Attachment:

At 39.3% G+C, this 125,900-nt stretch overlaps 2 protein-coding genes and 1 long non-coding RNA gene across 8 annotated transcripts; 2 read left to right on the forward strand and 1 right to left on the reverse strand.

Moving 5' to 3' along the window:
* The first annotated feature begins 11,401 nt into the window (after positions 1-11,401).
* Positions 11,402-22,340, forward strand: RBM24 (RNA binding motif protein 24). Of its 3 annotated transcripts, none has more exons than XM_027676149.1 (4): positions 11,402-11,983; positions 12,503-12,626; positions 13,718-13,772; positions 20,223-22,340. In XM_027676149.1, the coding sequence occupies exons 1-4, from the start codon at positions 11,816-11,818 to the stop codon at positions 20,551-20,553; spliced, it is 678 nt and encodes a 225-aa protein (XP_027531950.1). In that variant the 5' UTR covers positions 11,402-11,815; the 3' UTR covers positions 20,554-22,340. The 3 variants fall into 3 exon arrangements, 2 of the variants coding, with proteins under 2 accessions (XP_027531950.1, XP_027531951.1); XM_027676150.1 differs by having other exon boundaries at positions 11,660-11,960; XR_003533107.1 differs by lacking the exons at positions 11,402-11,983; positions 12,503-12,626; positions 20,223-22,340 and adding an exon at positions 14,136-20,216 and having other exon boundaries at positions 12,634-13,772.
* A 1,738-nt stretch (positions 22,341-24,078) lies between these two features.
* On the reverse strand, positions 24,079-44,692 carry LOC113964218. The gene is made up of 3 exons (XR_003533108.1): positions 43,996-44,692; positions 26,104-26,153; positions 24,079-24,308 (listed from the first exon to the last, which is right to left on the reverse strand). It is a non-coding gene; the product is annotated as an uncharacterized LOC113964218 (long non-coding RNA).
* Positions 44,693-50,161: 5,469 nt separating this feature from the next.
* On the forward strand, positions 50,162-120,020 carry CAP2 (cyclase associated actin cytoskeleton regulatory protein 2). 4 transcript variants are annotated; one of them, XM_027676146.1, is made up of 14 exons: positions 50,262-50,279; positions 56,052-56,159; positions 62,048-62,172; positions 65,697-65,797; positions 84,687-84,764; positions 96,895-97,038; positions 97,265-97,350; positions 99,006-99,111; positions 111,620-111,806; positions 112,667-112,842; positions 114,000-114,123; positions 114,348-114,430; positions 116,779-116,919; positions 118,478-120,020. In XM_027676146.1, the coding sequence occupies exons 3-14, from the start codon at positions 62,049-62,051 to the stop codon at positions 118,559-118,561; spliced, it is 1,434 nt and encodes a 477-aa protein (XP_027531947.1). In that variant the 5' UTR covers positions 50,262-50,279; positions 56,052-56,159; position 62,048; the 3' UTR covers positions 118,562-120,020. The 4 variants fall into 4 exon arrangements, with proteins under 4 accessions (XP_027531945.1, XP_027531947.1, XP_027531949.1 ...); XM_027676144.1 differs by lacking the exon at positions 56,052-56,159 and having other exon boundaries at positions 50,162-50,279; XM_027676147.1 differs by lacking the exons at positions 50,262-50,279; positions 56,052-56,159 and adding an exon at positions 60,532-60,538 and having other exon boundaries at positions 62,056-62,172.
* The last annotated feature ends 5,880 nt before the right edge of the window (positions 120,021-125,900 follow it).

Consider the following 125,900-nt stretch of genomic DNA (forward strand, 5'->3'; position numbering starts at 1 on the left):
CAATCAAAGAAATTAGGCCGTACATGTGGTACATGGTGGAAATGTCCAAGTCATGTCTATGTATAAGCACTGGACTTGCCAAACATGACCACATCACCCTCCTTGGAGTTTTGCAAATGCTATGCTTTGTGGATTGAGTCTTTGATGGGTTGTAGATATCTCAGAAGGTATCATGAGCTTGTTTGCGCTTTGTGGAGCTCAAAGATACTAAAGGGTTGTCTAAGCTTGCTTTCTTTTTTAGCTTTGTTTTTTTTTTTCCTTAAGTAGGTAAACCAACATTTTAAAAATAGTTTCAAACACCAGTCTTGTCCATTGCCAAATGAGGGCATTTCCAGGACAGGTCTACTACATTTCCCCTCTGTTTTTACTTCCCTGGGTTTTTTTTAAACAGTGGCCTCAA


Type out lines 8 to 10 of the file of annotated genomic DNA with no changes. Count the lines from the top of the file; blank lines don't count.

* On the forward strand, positions 50,162-120,020 carry CAP2 (cyclase associated actin cytoskeleton regulatory protein 2). 4 transcript variants are annotated; one of them, XM_027676146.1, is made up of 14 exons: positions 50,262-50,279; positions 56,052-56,159; positions 62,048-62,172; positions 65,697-65,797; positions 84,687-84,764; positions 96,895-97,038; positions 97,265-97,350; positions 99,006-99,111; positions 111,620-111,806; positions 112,667-112,842; positions 114,000-114,123; positions 114,348-114,430; positions 116,779-116,919; positions 118,478-120,020. In XM_027676146.1, the coding sequence occupies exons 3-14, from the start codon at positions 62,049-62,051 to the stop codon at positions 118,559-118,561; spliced, it is 1,434 nt and encodes a 477-aa protein (XP_027531947.1). In that variant the 5' UTR covers positions 50,262-50,279; positions 56,052-56,159; position 62,048; the 3' UTR covers positions 118,562-120,020. The 4 variants fall into 4 exon arrangements, with proteins under 4 accessions (XP_027531945.1, XP_027531947.1, XP_027531949.1 ...); XM_027676144.1 differs by lacking the exon at positions 56,052-56,159 and having other exon boundaries at positions 50,162-50,279; XM_027676147.1 differs by lacking the exons at positions 50,262-50,279; positions 56,052-56,159 and adding an exon at positions 60,532-60,538 and having other exon boundaries at positions 62,056-62,172.
* The last annotated feature ends 5,880 nt before the right edge of the window (positions 120,021-125,900 follow it).

Consider the following 125,900-nt stretch of genomic DNA (forward strand, 5'->3'; position numbering starts at 1 on the left):